The Emperor Machine & Séverine Mouletin – Your Own Style



Having first joined forces in 2021 for the simultaneously sleazy and sweet ‘Dance Par Amour’ – a typically analogue-rich chunk of electronic disco wonkiness with nods to both dub disco and leftfield early ‘80s synth-pop – The Emperor Machine and Séverine Mouletin have returned to Leng with a similarly inspired sequel.


By now, you should all know the work of Andy Meecham as The Emperor Machine; since first utilising the pseudonym two decades ago, Meecham has delivered a swathe of acclaimed albums and singles for D.C Recordings, Southern Fried Records, Internasjonal, Vertical Tones and Skint. Since first appearing on Leng last year, Meecham has focused on collaborating with vocalists – something he often shied away from when it came to Emperor Machine material.


‘Your Own Style’, which does a terrific job in showcasing rising star Mouletin’s intriguing lyrics and tender but confident vocals, is another strong Emperor Machine release. Showcasing many of the stylistic ticks that have long marked out his work (not just as a solo producer, but also as part of Chicken Lips), it once again boasts a suite of alternative versions – as well as additional guitar trickery from legendary A Certain Ratio musician Martin Moscrop.


The EP is led by Meecham’s ‘Alt Mix’, where Mouletin’s distinctive vocals, warming electric piano motifs and wild, proto-house style vintage synth sounds ride a hand-percussion rich groove marked out by a typically addictive, ear-catching electronic bassline. With Meecham reaching for the tape echo and delay (an aural hallmark of his productions and reflective of his love of dubbed-out electronic disco), the track is a sparse, mind-altering chunk of new wave-informed mid-tempo electronic disco.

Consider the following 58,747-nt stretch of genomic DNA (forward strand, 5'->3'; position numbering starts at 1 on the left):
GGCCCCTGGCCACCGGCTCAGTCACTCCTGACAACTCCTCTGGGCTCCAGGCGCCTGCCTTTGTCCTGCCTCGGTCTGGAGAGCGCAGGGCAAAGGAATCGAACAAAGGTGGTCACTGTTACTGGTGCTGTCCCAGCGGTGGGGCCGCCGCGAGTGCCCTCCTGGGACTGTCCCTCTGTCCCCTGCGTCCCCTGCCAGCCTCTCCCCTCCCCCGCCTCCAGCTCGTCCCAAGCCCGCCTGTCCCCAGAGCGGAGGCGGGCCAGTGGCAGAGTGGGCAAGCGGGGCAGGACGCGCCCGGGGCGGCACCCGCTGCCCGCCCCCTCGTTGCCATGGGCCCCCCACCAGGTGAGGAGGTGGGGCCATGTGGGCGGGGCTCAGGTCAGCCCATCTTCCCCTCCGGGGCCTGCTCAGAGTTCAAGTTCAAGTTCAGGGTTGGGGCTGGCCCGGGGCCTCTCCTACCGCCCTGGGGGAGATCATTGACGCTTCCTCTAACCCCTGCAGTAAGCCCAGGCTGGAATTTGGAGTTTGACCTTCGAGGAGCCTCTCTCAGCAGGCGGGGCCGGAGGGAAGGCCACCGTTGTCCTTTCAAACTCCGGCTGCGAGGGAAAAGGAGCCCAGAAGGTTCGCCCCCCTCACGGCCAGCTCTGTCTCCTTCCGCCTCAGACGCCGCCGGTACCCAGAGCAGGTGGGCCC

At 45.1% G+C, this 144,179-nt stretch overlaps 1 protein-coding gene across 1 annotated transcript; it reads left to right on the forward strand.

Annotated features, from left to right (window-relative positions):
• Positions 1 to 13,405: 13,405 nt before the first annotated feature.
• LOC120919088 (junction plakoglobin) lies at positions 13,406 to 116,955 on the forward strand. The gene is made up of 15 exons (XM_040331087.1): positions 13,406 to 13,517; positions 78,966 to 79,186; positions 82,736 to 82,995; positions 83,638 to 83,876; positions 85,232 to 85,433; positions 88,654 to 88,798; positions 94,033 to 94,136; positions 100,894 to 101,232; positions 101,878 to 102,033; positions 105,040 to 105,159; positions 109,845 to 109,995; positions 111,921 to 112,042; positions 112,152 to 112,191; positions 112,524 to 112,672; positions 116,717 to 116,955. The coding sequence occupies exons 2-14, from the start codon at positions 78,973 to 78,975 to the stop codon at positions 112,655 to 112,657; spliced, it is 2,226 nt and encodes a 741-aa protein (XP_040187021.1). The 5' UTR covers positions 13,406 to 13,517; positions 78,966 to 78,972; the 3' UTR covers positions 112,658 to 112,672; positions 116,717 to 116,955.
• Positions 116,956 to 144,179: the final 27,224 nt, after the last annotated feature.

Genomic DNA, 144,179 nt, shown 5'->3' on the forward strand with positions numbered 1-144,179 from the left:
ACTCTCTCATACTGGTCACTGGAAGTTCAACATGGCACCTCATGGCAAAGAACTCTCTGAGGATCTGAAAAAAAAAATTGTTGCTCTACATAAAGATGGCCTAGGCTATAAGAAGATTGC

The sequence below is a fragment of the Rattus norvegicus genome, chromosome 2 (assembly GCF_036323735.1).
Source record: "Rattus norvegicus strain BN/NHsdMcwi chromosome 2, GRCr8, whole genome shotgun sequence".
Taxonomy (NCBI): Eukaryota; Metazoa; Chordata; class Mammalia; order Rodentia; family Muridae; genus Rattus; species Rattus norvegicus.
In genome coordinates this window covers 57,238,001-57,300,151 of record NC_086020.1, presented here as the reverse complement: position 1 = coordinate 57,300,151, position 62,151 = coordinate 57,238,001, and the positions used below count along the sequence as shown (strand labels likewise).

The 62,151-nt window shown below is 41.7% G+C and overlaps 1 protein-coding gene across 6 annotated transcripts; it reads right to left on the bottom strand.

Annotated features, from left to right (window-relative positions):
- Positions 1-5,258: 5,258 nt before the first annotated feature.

It comes backed by two distinctive dubs in Meecham’s trademark style. There’s a ‘Dub Vocal’ mix in which selected snippets of Mouletin’s bi-lingual vocal rise and fall around a subtly tougher, spaced-out take on Meecham’s musical arrangement smothered in effects, and a ‘Fun Dub’ that’s altogether sweeter, more playful, informed by electro (one of Meecham’s earliest musical loves) and high on additional percussion, warming Rhodes riffs and Chicken Lips-esque synthesiser flourishes.


Those who buy the digital edition of the EP also get two more mixes: Meecham’s original ‘Extended Vocal’ and ‘Extended Instrumental’ takes. Slightly warmer and hazier than the EP-leading ‘Alt Mix’ and boasting a more obvious electro shuffle, these two takes are every bit as alluring and ear-catching as those showcased on the vinyl version.

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